You have such an organic and unique dance voice. Where did your style come from?
“I am certainly a product of all of the people that have taught me up to now. I had this sort of advantage (or disadvantage, depending on how you look at it) of starting really late. I didn’t actually start my real road to training until I was about 19 or 20 years old. I had this very cooky, hippie teacher when I was in high school with grey hair down to her calves who was 4 foot 11 inches. She was very much like, ‘Grow like a flower from the ground in the springtime’, with this beautiful creative energy. But we never had to stand at a barre. We did a lot of creating and not a lot of dance training. So I started to understand my natural way of moving and my natural way of expressing myself as an artist.
Kevin Maher was really instrumental in teaching me a lot of what I know about listening to music and executing movement in the body, as well as incorporating breath. He also taught me a lot of what I know about teaching, in terms of how to cultivate the environment that I desire in the room.
Dana Foglia was a really close friend of mine before she was really making a lot of work or presenting a lot of work – when she was just dancing. Rhapsody James was a mentor for me and Wes Veldink was a mentor too. I was so lucky. I think because I was older, I was intellectually capable of taking it in and dropping it into my body. I was learning like a grown up.
Also, [my style is] so much about how my body is. I think a lot of my work is rotated in and hunched over because that’s how I am naturally. I look a lot to Fosse that way. I think about how unique and beautiful his style was and how really all of the movements and postures were just exaggerations of how his body moved in a natural way. I think that’s so cool. I try to work that way. I hope to incorporate that.”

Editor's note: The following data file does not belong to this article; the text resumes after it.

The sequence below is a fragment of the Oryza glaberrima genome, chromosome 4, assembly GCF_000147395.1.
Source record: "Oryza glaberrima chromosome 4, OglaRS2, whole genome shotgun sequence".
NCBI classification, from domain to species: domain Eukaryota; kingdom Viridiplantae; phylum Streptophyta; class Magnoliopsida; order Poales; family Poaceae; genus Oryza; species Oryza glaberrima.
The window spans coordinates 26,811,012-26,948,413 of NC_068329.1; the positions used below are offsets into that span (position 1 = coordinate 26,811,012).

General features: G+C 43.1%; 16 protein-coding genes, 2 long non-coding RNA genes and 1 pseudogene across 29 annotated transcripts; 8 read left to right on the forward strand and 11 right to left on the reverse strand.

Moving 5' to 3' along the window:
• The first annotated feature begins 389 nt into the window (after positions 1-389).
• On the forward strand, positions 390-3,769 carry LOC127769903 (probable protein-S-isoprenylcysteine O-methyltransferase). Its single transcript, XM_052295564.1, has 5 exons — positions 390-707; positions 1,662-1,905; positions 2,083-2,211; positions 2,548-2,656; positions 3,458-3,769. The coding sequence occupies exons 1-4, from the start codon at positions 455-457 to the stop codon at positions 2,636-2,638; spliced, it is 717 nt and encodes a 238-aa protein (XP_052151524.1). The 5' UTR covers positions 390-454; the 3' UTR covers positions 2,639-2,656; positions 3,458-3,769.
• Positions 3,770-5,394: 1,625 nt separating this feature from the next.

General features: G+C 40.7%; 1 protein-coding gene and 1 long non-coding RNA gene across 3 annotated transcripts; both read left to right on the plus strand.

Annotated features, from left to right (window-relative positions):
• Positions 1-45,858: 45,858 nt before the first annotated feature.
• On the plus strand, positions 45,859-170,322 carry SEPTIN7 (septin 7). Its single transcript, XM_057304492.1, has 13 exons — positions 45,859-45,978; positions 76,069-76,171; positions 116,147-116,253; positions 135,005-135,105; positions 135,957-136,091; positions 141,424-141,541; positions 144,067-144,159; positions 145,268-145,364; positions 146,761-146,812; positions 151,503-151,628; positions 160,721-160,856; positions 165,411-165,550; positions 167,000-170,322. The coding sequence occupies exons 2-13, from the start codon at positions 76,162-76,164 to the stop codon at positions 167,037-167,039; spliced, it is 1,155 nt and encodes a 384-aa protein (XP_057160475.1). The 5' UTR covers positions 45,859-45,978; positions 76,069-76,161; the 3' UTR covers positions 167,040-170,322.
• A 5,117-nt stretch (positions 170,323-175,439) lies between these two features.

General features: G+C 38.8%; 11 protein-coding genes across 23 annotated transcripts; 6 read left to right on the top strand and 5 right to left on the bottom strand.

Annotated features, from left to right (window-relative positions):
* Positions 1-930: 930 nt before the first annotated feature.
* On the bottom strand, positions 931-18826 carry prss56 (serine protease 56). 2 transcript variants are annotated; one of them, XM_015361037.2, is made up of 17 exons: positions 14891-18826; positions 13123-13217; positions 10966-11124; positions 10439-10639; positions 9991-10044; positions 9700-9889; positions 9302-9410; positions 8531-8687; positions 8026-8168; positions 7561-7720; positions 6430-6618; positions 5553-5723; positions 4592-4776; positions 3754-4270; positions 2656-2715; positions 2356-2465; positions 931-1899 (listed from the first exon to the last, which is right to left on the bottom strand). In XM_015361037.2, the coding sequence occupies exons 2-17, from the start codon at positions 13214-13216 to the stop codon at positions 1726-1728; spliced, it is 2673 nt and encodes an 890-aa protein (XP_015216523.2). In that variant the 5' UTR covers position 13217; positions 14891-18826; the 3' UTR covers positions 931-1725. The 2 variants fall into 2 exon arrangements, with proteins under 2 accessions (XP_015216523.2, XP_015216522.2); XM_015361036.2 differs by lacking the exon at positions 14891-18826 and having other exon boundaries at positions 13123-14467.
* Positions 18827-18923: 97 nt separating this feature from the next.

Do you enjoying teaching kids? Why do you choose to be involved in dance conventions when you’re so busy already?
“I do feel excited about working with young people. I do love teaching more than I love anything else. I daresay I love teaching more than I love creating. These kids are the future. Maybe it sounds like something arrogant or maybe I sound like I’m steering too hard, but I would like to have a hand in what my future looks like. Not so far from now, these people that we’re working with, these beautiful young minds and bodies, they will determine what my life looks like. They are the next generation of leaders and I would like to believe that I have the gift of maybe unlocking some sort of creativity and freedom in them that sometimes they didn’t quite know they had, which is powerful. It’s nice to feel like I might have an influence on the future that way. I want to change the world, and this is my way.”
For more on Erica Sobol, The Gypsy Project, and her company, CollidEdance, visit www.collidedance.net.
For more on The Pulse, visit www.thepulseontour.com.
By Deborah Searle and Allison Gupton of Dance Informa.
Photo (top): 2013 Capezio A.C.E. Award winner Erica Sobol. Photo by Lee Cherry and courtesy of The PULSE On Tour.